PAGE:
From Tarmac to Wildlife Garden

Phil Stallard's mini pond © Ceri Jones

Sometimes in life you come across people you just can’t help but be inspired by. That’s certainly the case when you meet Llanidloes man, Phil Stallard!

Sending a Message in a Bottle

Phil runs a Facebook group that encourages people to reduce their use of single use plastic, organises river and beach cleans and he speaks to children in schools about the effects of plastic on the environment. He is so passionate about the subject, he has reduced his own household waste to the point that his wheelie bin goes out about ONCE a YEAR!  He also runs Llanidloes Landscape Scheme, working with the Woodland Trust and Montgomeryshire Wildlife Trust to encourage local landowners to plant trees, improve hedgerows and improve connectivity, planting thousands of trees over the last 3 years! Despite all this Phil, works full time for Powys County Council maintaining footpaths and ensuring safe access to the countryside for people all over Powys. But what has all this got to do with Wildlife Gardening?

A Blank Canvas

Phil Stallard relaxing in his wildlife garden copyright Ceri Jones

Phil Stallard relaxing in his wildlife garden © Ceri Jones

Phil lives in a modest house in the heart of the market town of Llanidloes. There is no rear access to the property and at the front of the house it is, well… tarmac.  This hasn’t stopped Phil and he has created an incredible wildlife garden.

It’s not hard to do something for wildlife
Phil Stallard

Almost everything in the garden was free, some things collected while undertaking his work on footpaths, some things collected years before, plants and plant pots rescued from house moves and items picked up on litter picks.

An old wheelbarrow repurposed as a planter copyright Ceri Jones

An old wheelbarrow repurposewd as a planter © Ceri Jones

Something for everyone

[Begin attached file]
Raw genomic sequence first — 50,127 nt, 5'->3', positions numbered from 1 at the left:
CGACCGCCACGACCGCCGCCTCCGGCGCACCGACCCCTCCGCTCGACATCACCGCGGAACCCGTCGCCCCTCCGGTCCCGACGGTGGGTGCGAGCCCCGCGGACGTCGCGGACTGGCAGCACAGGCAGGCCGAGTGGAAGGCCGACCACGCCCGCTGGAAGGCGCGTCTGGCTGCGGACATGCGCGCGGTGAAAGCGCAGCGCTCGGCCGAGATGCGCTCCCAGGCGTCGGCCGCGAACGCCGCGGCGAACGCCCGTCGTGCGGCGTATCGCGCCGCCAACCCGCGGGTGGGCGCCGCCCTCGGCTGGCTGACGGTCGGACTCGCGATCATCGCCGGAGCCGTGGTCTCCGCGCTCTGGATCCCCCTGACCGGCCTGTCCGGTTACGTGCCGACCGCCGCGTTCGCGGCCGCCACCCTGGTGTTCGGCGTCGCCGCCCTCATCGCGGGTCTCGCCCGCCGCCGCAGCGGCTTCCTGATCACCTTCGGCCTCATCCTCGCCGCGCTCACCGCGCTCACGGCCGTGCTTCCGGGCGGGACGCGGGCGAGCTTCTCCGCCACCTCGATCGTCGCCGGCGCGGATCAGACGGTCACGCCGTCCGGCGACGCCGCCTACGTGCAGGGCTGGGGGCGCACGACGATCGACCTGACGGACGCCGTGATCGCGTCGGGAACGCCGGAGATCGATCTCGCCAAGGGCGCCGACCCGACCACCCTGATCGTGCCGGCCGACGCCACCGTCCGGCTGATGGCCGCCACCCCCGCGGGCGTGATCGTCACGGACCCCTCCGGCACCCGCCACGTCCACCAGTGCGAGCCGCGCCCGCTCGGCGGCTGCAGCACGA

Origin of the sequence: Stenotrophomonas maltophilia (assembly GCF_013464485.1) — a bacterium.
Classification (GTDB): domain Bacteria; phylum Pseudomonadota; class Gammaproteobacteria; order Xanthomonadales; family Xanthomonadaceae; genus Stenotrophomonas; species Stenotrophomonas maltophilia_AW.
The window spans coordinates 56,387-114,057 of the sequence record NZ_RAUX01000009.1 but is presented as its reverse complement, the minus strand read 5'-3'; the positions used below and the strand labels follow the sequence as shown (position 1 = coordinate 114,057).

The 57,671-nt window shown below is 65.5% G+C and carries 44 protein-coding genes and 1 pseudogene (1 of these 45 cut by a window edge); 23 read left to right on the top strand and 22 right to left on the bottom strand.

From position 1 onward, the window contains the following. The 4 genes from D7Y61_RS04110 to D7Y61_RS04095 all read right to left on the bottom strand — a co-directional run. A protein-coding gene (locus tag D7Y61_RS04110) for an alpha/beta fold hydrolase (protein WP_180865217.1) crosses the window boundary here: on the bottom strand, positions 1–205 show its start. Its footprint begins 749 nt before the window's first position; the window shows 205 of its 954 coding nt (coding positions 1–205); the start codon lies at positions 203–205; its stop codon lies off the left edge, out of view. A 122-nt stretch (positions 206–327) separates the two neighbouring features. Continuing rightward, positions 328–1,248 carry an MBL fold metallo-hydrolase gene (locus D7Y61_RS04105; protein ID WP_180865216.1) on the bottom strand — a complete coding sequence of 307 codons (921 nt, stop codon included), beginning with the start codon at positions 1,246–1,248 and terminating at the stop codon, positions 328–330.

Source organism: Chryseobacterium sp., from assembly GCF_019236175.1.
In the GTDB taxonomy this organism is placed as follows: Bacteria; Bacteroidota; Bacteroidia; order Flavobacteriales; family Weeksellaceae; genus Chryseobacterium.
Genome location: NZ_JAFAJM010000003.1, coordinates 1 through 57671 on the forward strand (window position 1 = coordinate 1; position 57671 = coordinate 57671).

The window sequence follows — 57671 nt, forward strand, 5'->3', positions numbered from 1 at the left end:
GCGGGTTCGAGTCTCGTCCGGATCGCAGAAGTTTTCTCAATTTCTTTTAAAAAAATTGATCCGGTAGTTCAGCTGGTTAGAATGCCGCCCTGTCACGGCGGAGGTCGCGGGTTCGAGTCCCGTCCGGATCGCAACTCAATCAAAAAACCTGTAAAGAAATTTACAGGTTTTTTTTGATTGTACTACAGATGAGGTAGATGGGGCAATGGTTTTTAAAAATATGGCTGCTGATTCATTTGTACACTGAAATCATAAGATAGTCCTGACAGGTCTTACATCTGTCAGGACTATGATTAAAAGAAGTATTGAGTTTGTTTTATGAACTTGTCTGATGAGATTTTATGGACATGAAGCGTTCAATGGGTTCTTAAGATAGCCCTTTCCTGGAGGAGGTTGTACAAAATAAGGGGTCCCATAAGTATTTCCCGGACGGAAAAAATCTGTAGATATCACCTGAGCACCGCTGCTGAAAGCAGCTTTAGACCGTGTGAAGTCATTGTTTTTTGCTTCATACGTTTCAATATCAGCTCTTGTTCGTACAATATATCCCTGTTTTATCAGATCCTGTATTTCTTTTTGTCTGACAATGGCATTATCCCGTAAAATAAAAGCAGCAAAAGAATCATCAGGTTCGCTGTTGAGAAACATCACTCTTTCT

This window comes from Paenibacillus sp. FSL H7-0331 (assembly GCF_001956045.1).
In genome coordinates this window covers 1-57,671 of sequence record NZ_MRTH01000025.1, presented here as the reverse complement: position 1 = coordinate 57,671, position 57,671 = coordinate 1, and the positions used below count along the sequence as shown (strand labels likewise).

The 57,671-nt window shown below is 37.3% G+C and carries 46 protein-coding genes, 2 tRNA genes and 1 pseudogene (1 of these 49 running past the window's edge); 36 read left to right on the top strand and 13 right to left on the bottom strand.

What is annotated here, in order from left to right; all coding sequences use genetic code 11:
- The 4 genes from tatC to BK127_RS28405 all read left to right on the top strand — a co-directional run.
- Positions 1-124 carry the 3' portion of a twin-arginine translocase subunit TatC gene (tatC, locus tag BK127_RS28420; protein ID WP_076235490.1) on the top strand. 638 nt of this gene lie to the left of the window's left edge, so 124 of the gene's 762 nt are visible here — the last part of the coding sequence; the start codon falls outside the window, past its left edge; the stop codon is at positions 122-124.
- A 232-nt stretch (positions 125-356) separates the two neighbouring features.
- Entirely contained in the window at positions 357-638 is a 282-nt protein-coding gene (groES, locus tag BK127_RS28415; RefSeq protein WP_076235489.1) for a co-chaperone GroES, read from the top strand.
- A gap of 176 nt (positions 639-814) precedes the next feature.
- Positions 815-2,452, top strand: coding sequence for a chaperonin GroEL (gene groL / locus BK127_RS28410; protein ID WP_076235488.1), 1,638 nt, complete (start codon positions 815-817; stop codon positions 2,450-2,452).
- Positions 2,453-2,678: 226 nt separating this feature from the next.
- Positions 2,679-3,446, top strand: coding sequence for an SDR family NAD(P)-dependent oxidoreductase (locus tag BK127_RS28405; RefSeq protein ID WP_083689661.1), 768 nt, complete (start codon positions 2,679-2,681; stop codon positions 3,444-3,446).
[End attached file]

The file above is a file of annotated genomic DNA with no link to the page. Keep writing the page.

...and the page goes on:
Phil has tried to cater for most things with insect habitat, trees in pots, a pond and a newly planted wildflower garden.  Phil’s ingenious use of space is impressive.  He’s built himself a storage unit for his pots and gardening equipment and built a flower bed into the top. The flower bed even has a syphon system that drains the bed into other containers, which helps prevent the bed becoming water logged and collects water for use where needed.

Phil's purpose built storage unit with wildflower bed built on top copyright Ceri Jones

Phil's purpose built storage unit with wildflower bed built on top © Ceri Jones

The small pond provides water for thirsty birds and insects and has even had a pond skater visit it, despite Phil being some distance from the nearest known water source.  In the summer the garden gets a lot of sun and can get really hot, so the pond is a valuable addition.

Phil Stallard's pond with added items from beach cleans! copyright Ceri Jones

Phil Stallard's mini pond © Ceri Jones

For the insects, Phil has added a variety of logs, bark and driftwood, some with holes drilled in and some with dried plant stalk tubes.  They are obviously appreciated as some of them are occupied, and Phil reports leaf cutter bees frequenting his wildlife garden.

Phil has provided plenty of suitable habitat for insects and much of it is in use

 

Aside from creating an incredible urban habitat for bees, wasps and other insects Phil has regular visits from Blackbirds and Dunnocks. “It’s not hard to do something for wildlife” Phil says; “Sometimes I put something down and come back to it a few days later.  You pick the object up and it’s like a whole new ecosystem under there!”

Our wildlife needs your help and particularly insects. Phil has proven that you really can do something for nature no matter what you have to work with and it doesn’t have to cost much at all.  Although, please remember to ask permission before removing things like logs from land or bits of junk from skips!

I can’t leave Phil’s garden without mentioning this glorious old tree stump, covered in lichen and with primroses growing with in it, it’s just spectacular.

I visited Phil’s garden and took these photos in mid-March, so very early in the season.  I can’t wait to see it again later in the year when it really comes into all its glory.  And I will, because I am privileged enough to call Phil Stallard my friend.